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With test tracks and development consortia starting to pop up globally, the concept is certainly **coughs incongruously** gaining traction.
Though the idea itself is often pinned to Elon Musk (pursuing his quest to relearn the lessons of every terrestrial engineering development of the last 200 years), independent company Hyperloop One has been most visibly driving forwards with development.
The original idea should probably be attributed to British engineer George Medhurst, who could be called the father of the atmospheric railway (as they were long-known) and first filed a patent for a vacuum tube railway in 1810. This idea has been kicked about by many since then, including American and all-round tech aficionado Robert Goddard, who coined the term "vactrain" to describe the technology nearly a hundred years later.
On paper, the Hyperloop concept is a clever one, feeding off an extrapolation of Newton's First Law and attempting to remove as much air resistance as possible to limit the required driving force.
However, is this futuristic new transport system being overhyped?
I put the "fifth mode" statement in inverted commas not just because I am quoting it from Elon Musk himself, but also because it is a load of codswallop. The proposed technology is not revolutionary, simply comprising a pod elevated and driven forwards by magnetic levitation (maglev) in a tube pumped to a near-vacuum.
Nevertheless, Hyperloop has got a lot of people across the world talking about engineering and what the future of transport might look like, which is terrific. There are a lot of very clever people worldwide knocking their heads together, tackling technical challenges that may unlock other developments in engineering technology.
The trouble is, there are an awful lot of challenges to tackle, some of which probably kick this transport concept into the realm of fiction.
Firstly, the acceleration, top speed, pressurised cabin environment and associated emergency arrangements are all very similar to those utilised in commercial air travel. Nothing to worry about here.
The psychology of sticking a bunch of people in a tube with no windows may merit some further consideration, but even this isn't too worrisome considering the likely availability of wrap around screens that could emulate windows to the outside world. I'd hazard a guess that it would be no more claustrophobic than sitting inside a Pendolino at speed, with its tiny windows, low roof and gentle tilting as it goes around a bend.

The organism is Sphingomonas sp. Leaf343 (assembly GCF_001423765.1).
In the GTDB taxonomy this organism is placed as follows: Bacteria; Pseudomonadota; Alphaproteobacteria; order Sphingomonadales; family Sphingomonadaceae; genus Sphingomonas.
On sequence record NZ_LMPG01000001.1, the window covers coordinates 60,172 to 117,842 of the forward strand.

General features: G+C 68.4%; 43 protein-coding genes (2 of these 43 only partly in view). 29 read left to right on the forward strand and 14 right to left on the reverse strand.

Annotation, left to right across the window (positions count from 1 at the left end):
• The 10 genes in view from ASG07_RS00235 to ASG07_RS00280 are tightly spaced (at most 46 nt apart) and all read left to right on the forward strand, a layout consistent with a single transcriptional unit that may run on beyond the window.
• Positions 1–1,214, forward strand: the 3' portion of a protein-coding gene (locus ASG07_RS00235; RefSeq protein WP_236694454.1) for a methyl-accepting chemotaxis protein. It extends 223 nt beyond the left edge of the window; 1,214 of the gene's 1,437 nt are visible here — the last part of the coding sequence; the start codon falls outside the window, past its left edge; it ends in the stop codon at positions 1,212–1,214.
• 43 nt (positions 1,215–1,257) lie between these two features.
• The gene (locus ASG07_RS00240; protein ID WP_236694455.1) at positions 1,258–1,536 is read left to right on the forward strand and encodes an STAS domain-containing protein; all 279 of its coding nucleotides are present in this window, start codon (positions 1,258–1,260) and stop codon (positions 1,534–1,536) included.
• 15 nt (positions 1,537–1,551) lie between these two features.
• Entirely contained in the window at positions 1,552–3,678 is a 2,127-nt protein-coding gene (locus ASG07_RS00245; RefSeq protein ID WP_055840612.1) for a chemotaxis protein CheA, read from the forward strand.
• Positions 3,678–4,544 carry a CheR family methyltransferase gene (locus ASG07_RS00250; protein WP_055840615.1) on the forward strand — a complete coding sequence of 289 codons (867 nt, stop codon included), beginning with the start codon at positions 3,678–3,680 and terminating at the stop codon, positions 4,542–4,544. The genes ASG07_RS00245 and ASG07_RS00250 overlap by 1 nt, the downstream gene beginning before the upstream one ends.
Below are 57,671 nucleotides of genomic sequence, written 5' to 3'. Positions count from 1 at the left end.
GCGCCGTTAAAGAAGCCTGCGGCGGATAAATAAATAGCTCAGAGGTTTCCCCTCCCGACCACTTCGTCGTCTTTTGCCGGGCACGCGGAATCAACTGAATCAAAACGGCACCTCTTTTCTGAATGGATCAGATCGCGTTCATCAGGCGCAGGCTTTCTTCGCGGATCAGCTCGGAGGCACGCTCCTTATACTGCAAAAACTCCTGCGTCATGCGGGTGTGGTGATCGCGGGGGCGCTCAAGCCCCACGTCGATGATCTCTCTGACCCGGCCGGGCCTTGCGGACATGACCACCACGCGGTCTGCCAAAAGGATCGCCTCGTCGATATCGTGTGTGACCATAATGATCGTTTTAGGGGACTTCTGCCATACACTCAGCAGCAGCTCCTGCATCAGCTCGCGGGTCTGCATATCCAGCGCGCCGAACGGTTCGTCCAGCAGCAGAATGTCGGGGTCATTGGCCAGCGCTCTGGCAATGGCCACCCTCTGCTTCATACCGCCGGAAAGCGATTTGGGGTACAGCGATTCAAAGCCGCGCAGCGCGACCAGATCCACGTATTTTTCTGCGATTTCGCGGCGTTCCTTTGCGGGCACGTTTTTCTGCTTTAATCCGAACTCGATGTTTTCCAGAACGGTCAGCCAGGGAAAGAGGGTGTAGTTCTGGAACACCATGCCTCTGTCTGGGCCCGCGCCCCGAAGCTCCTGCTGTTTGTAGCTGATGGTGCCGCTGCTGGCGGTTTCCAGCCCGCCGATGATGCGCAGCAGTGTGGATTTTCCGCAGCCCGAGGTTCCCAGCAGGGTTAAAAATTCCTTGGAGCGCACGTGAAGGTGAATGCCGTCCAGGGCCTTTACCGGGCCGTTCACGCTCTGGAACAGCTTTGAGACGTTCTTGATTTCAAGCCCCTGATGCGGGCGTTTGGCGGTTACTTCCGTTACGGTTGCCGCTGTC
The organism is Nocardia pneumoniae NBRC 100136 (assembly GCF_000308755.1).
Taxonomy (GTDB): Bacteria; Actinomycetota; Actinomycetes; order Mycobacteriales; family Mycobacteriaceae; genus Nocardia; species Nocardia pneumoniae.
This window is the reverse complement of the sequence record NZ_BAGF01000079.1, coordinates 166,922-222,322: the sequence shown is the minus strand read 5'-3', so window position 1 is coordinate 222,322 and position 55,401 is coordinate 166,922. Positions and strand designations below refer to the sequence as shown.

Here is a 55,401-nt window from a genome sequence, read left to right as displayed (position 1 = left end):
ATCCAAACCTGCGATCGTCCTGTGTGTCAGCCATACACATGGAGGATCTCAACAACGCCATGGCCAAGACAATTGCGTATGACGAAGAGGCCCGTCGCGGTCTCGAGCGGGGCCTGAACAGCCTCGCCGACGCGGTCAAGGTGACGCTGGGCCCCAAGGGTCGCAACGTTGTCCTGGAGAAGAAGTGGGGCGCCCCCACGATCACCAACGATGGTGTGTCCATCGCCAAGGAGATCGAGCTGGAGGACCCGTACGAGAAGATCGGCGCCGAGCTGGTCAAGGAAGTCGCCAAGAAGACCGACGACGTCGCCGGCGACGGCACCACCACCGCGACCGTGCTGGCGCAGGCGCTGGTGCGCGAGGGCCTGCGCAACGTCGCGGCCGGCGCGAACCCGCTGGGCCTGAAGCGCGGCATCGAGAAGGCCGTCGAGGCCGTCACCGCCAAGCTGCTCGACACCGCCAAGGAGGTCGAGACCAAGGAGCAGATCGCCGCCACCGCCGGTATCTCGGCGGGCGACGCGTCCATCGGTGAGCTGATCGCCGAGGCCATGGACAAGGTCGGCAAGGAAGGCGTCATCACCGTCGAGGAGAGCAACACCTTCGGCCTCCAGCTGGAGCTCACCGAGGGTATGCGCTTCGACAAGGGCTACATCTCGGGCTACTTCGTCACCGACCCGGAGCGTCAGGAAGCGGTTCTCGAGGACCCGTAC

The technology itself is old hat. Maglev has been in development as a practical idea for over a hundred years, and the vacuum tube is no more complex than a pipe with a big hoover stuck to it. The combination of the two is not remarkable, and Hyperloop One's DevLoop has quite comfortably shown this technological union in action.
Some of Hyperloop's progenitors argue that the engineering challenges are different from those on high speed rail and the two technologies therefore cannot be compared.
This is simply not correct.
If you have a vehicle sitting on a fixed track that guides its direction, then it is a form of railway technology no matter how you would prefer it to be categorised.
Even if you ignore the technological similarities, Hyperloop will be a land-based form of mass transit. What is the only other form of land-based mass transit? Yup, it's the railway.
(I'm considering buses, cable cars and personal rapid transit as being public but not mass transit for the purposes of this argument. They don't provide the "mass" people moving capacity of railway systems.)
Even Hyperloop One's recent promotional video draws comparisons between itself and high speed rail:
...only the smallest amount of electricity is needed to achieve extraordinary speeds and creates a more cost and energy-efficient system than high speed rail or airline transport
I'll get to the falsehoods in this claim later.
No matter how you look at it, Hyperloop is a form of railway system. It is also competing with existing railway systems. If it cannot prove that it is more economically viable than train travel, then it should go the way of previous attempts at maglev railways: nowhere.